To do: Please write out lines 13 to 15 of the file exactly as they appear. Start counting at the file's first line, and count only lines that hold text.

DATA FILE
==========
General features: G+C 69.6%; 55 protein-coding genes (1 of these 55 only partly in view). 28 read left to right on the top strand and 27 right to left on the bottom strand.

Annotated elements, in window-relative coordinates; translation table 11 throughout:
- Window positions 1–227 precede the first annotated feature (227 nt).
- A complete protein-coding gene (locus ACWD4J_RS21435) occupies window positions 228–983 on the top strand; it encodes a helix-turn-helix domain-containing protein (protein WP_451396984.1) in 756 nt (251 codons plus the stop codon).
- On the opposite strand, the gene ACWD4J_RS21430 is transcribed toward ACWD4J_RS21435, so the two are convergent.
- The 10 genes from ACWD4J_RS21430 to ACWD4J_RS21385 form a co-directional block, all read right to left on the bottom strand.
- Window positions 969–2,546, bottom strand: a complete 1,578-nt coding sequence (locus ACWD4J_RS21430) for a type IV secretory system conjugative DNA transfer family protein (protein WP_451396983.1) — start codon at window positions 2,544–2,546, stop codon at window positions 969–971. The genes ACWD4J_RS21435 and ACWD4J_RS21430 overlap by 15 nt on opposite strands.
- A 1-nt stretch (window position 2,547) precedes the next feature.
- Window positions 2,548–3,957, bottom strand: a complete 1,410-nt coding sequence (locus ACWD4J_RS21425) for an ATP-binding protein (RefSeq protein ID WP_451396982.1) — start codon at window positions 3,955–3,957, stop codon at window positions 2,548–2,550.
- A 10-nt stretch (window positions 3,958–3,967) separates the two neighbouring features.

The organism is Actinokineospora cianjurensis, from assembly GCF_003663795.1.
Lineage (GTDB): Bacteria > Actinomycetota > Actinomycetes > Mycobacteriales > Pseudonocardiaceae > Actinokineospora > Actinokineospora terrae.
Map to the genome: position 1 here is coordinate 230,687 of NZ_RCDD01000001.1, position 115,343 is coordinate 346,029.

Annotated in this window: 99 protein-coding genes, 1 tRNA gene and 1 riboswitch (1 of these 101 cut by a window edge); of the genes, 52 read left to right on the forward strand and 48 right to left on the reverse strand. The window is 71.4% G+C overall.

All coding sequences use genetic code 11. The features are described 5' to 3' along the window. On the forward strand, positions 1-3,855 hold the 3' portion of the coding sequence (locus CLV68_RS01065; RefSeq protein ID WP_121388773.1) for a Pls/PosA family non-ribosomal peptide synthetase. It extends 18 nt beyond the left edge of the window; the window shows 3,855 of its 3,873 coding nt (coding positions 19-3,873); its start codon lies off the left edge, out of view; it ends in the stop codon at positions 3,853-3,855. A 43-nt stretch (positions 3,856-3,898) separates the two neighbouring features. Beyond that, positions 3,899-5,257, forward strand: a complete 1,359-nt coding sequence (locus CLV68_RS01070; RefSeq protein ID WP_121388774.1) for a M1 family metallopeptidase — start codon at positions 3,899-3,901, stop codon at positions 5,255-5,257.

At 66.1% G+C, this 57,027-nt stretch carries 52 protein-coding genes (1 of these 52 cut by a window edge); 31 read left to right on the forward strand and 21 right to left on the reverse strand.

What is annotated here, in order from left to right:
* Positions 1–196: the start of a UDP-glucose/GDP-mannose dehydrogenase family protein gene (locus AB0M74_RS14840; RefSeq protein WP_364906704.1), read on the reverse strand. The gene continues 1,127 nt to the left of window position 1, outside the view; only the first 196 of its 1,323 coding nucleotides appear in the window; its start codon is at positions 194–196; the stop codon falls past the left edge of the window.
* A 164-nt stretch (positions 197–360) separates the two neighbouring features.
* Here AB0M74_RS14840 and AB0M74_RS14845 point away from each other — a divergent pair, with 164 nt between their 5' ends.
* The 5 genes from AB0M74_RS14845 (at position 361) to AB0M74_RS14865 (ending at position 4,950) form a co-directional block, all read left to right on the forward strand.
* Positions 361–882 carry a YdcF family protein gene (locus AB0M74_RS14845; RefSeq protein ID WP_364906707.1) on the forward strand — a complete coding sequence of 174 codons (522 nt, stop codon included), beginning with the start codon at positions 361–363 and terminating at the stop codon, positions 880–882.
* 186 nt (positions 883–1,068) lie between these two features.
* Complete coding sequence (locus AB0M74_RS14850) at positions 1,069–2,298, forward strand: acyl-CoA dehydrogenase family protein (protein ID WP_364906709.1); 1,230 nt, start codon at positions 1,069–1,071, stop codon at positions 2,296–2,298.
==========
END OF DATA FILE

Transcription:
Map to the genome: position 1 here is coordinate 230,687 of NZ_RCDD01000001.1, position 115,343 is coordinate 346,029.

Annotated in this window: 99 protein-coding genes, 1 tRNA gene and 1 riboswitch (1 of these 101 cut by a window edge); of the genes, 52 read left to right on the forward strand and 48 right to left on the reverse strand. The window is 71.4% G+C overall.

All coding sequences use genetic code 11. The features are described 5' to 3' along the window. On the forward strand, positions 1-3,855 hold the 3' portion of the coding sequence (locus CLV68_RS01065; RefSeq protein ID WP_121388773.1) for a Pls/PosA family non-ribosomal peptide synthetase. It extends 18 nt beyond the left edge of the window; the window shows 3,855 of its 3,873 coding nt (coding positions 19-3,873); its start codon lies off the left edge, out of view; it ends in the stop codon at positions 3,853-3,855. A 43-nt stretch (positions 3,856-3,898) separates the two neighbouring features. Beyond that, positions 3,899-5,257, forward strand: a complete 1,359-nt coding sequence (locus CLV68_RS01070; RefSeq protein ID WP_121388774.1) for a M1 family metallopeptidase — start codon at positions 3,899-3,901, stop codon at positions 5,255-5,257.